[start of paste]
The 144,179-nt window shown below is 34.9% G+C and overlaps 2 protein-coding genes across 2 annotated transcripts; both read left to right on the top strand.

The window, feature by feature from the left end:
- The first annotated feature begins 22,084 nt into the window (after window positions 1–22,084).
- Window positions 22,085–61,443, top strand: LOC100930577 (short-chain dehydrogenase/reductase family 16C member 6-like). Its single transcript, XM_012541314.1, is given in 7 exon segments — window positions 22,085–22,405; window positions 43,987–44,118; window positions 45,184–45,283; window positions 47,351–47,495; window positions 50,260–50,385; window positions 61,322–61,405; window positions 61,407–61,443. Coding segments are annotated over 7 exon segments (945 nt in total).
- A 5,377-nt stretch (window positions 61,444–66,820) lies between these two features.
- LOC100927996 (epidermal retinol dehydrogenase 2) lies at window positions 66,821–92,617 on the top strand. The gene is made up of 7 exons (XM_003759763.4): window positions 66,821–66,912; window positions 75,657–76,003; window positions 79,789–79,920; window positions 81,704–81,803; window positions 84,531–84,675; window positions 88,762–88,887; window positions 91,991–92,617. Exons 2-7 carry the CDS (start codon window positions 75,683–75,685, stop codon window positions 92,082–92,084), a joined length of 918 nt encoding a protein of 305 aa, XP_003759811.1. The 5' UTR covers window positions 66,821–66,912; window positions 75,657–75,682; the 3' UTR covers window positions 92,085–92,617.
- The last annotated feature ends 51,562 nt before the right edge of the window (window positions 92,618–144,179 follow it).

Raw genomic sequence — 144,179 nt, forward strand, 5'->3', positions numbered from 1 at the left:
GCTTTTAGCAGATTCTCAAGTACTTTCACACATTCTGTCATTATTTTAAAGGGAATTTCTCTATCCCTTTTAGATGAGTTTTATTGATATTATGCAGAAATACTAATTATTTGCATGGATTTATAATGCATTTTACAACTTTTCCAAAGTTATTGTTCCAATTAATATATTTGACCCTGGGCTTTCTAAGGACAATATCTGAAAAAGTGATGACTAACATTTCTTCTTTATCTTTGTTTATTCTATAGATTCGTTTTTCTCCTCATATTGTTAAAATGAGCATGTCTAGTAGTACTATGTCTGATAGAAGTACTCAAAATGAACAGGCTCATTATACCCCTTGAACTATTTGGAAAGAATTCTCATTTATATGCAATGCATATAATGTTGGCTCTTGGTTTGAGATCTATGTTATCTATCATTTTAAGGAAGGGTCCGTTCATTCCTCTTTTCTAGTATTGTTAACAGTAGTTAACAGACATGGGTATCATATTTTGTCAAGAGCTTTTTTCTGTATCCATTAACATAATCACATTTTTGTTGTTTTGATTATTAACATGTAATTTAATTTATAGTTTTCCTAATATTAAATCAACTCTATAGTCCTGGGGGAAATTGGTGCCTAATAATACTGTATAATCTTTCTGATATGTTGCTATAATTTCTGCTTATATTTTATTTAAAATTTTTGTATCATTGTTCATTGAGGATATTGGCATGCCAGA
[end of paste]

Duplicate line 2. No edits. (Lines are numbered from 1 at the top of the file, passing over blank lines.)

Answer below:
The window, feature by feature from the left end: